I'm not sure that incrementing by `\$p` works if you're removing elements from the array as you go. I'm over here implementing the prime sieve in Ruby for fun, and that's one of the issues I'm having. – Matchu Dec 13 '10 at 2:58
yea good point that probably would be an issue very quickly. (ie - 6 = 3x2) trying to be cancelled by 2 and by 3). i guess using the boolean or (1/0) array, or a safety if, are necessary in order to do that. – jon_darkstar Dec 13 '10 at 2:59

I've got the code to the point where it runs, and passes on small examples (17, for instance). However, it's been 8 or so minutes, and it's still running on my machine. I suspect that this algorithm, though simple, may not be the most effective, since it has to run through a lot of numbers a lot of times. (2 million tests on your first run, 1 million on your next, and they start removing less and less at a time as you go.) It also uses a lot of memory since you're, ya know, storing a list of millions of integers.

Regardless, here's my final copy of your code, with a list of the changes I made and why. I'm not sure that it works for 2,000,000 yet, but we'll see.

EDIT: It hit the right answer! Yay!

• Set `memory_limit` to `-1` to allow PHP to take as much memory as it wants for this very special case (very, very bad idea in production scripts!)
• In PHP, use `%` instead of `mod`
• The inner and outer loops can't use the same variable; PHP considers them to have the same scope. Use, maybe, `\$j` for the inner loop.
• To avoid having the prime strike itself off in the inner loop, start `\$j` at `\$i + 1`
• On the unset, you used `\$arr` instead of `\$list` ;)
• You missed a `\$` on the unset, so PHP interprets `\$list[j]` as `\$list['j']`. Just a typo.

I think that's all I did. I ran it with some progress output, and the highest prime it's reached by now is 599, so I'll let you know how it goes :)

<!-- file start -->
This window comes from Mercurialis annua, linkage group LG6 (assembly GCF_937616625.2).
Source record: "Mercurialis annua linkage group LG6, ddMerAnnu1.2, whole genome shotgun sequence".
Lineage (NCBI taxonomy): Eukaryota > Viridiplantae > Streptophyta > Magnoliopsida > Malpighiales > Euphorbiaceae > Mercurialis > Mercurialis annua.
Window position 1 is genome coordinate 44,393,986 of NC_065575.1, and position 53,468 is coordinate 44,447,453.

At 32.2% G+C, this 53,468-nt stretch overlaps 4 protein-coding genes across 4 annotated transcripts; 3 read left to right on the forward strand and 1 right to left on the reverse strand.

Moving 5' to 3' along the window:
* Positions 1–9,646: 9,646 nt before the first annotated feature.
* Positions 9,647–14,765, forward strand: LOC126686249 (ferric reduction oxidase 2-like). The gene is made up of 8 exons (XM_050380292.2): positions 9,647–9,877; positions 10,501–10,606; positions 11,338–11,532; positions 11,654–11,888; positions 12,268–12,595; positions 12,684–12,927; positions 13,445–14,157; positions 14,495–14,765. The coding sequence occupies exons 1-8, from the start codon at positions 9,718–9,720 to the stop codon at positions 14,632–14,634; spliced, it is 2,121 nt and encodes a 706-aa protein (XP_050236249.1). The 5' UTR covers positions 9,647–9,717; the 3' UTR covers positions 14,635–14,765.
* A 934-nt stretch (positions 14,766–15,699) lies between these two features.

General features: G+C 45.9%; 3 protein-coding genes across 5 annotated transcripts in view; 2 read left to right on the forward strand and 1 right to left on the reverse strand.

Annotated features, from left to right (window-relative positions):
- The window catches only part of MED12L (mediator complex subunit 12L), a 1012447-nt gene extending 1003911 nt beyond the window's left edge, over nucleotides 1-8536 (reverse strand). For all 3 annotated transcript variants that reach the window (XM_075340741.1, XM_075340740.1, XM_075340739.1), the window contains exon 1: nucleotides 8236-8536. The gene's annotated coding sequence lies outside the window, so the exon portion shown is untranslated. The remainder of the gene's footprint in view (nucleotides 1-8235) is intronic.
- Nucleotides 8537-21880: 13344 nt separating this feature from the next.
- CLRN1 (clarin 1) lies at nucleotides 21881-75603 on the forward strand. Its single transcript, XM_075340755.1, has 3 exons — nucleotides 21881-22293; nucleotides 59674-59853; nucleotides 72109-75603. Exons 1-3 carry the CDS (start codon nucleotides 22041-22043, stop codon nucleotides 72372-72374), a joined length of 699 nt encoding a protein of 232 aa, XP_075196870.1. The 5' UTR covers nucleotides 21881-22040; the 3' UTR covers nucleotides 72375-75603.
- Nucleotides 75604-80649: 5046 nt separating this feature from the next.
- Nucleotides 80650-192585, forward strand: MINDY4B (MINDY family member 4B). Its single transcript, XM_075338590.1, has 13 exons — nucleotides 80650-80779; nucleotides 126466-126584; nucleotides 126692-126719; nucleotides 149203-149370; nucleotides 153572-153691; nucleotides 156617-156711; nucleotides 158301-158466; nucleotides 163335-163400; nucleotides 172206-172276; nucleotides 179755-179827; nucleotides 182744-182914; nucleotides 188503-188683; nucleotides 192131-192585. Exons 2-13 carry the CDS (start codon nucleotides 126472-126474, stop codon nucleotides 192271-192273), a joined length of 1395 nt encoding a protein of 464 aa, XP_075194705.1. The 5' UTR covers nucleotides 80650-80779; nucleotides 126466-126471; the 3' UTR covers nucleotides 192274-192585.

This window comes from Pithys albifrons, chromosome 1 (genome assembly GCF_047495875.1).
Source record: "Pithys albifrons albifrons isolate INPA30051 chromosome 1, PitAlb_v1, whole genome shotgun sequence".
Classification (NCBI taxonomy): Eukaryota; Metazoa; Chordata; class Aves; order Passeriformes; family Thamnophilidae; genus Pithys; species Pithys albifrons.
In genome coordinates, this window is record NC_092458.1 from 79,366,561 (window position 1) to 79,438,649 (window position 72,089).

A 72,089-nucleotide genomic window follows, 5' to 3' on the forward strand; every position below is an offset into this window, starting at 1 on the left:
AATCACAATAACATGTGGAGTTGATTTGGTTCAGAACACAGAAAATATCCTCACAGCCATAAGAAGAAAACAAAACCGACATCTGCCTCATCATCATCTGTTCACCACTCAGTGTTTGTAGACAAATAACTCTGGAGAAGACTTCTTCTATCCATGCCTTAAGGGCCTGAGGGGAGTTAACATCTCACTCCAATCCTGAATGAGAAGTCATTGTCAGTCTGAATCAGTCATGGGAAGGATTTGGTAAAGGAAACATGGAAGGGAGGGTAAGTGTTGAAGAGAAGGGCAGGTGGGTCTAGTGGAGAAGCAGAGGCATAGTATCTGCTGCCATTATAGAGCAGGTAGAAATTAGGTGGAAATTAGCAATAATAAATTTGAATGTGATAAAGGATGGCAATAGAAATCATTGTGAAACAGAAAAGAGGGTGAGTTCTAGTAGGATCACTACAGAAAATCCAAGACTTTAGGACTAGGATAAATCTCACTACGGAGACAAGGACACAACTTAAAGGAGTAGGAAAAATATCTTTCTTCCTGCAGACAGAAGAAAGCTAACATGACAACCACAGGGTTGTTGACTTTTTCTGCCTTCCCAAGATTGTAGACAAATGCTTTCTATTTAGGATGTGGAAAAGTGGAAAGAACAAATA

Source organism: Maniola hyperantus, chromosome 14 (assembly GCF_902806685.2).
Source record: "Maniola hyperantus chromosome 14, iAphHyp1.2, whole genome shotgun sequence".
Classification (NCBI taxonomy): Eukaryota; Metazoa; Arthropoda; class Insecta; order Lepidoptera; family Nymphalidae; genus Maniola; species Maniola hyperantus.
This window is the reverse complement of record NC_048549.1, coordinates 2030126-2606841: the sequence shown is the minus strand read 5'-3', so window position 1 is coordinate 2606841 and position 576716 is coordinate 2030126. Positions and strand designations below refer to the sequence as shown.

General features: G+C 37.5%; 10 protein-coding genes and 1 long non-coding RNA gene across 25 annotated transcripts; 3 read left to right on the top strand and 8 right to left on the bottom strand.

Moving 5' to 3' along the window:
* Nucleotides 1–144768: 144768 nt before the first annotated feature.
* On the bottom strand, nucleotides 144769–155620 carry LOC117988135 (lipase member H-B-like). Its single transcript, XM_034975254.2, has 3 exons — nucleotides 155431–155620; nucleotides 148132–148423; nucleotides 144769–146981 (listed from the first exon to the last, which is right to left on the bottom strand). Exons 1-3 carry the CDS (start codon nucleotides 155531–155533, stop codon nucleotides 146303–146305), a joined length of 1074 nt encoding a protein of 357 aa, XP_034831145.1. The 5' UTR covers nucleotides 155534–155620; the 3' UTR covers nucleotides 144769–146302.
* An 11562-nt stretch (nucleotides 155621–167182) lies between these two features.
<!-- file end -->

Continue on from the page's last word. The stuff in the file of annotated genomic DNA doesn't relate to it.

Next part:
My strategy in Ruby on this problem was just to check if every number under `n` was prime, looping through `2` and `floor(sqrt(n))`. It's also probably not an optimal solution, and takes a while to execute, but only about a minute or two. That could be the algorithm, or that could just be Ruby being better at this sort of job than PHP :/

Final code:

``````<?php

ini_set('memory_limit', -1);

// The sum of the primes below 10 is 2 + 3 + 5 + 7 = 17.
//   Sum below 100: 1060
//        1000: 76127
//  (for testing)

// Find the sum of all the primes below 2,000,000.

// First, let's set n = 2 mill or the number we wish to find
// the primes under.

\$n = 2000000;

// Then, let's set p = 2, the first prime number.

\$p = 2;

// Now, let's create a list of all numbers from p to n.

\$list = range(\$p, \$n);

// Now the loop for Sieve of Eratosthenes.
// Also, let \$i = 0 for a counter.

\$i = 0;

while(\$p*\$p < \$n)
{
// Strike off all multiples of p less than or equal to n

for(\$j=\$i+1; \$j < \$n; \$j++)
{
if(\$list[\$j] % \$p == 0)
{
unset(\$list[\$j]);
}
}

// Re-initialize array

sort (\$list);

// Find first number on list after p. Let that equal p.

\$i = \$i + 1;

\$p = \$list[\$i];
echo "\$i: \$p\n";
}

echo array_sum(\$list);

?>
``````
-
You'd get a nice performance boost by only checking odd numbers for primality (aside from 2, of course). Even better if you use 6n +/- 1, but only if you've an efficient means of generating such a range. Cheers. – Northover Dec 13 '10 at 2:29
good improvements, but theres no need for divisiblity check at all. if i had to guess that is probably the single most expensive operation. – jon_darkstar Dec 13 '10 at 2:45
@Northover, @jon_darkstar: Yeah, I'm not actually dealing with the algorithm right now; I was just making it produce the right answer xD – Matchu Dec 13 '10 at 2:51